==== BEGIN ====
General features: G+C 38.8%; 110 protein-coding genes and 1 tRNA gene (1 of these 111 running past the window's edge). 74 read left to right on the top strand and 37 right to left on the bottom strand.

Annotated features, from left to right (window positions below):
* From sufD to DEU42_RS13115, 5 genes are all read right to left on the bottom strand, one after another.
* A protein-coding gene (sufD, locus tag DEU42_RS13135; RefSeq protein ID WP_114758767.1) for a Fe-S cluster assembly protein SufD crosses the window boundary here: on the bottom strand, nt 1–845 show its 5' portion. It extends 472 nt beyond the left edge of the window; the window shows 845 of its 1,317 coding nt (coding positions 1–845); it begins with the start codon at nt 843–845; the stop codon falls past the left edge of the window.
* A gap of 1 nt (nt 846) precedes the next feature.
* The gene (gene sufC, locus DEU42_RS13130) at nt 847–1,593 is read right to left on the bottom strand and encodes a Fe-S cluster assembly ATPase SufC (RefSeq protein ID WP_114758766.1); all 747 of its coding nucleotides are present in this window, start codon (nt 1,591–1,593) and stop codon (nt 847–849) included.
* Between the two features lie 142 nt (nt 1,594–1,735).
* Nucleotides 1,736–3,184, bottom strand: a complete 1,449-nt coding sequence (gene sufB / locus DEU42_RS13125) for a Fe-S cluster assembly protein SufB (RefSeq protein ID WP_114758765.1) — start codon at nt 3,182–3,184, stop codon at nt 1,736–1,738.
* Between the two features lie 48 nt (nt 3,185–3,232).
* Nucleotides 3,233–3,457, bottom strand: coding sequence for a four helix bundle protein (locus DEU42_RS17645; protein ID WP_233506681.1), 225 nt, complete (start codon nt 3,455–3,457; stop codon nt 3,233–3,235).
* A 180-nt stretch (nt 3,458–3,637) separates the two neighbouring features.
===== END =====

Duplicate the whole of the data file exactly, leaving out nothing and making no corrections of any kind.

General features: G+C 38.8%; 110 protein-coding genes and 1 tRNA gene (1 of these 111 running past the window's edge). 74 read left to right on the top strand and 37 right to left on the bottom strand.

Annotated features, from left to right (window positions below):
* From sufD to DEU42_RS13115, 5 genes are all read right to left on the bottom strand, one after another.
* A protein-coding gene (sufD, locus tag DEU42_RS13135; RefSeq protein ID WP_114758767.1) for a Fe-S cluster assembly protein SufD crosses the window boundary here: on the bottom strand, nt 1–845 show its 5' portion. It extends 472 nt beyond the left edge of the window; the window shows 845 of its 1,317 coding nt (coding positions 1–845); it begins with the start codon at nt 843–845; the stop codon falls past the left edge of the window.
* A gap of 1 nt (nt 846) precedes the next feature.
* The gene (gene sufC, locus DEU42_RS13130) at nt 847–1,593 is read right to left on the bottom strand and encodes a Fe-S cluster assembly ATPase SufC (RefSeq protein ID WP_114758766.1); all 747 of its coding nucleotides are present in this window, start codon (nt 1,591–1,593) and stop codon (nt 847–849) included.
* Between the two features lie 142 nt (nt 1,594–1,735).
* Nucleotides 1,736–3,184, bottom strand: a complete 1,449-nt coding sequence (gene sufB / locus DEU42_RS13125) for a Fe-S cluster assembly protein SufB (RefSeq protein ID WP_114758765.1) — start codon at nt 3,182–3,184, stop codon at nt 1,736–1,738.
* Between the two features lie 48 nt (nt 3,185–3,232).
* Nucleotides 3,233–3,457, bottom strand: coding sequence for a four helix bundle protein (locus DEU42_RS17645; protein ID WP_233506681.1), 225 nt, complete (start codon nt 3,455–3,457; stop codon nt 3,233–3,235).
* A 180-nt stretch (nt 3,458–3,637) separates the two neighbouring features.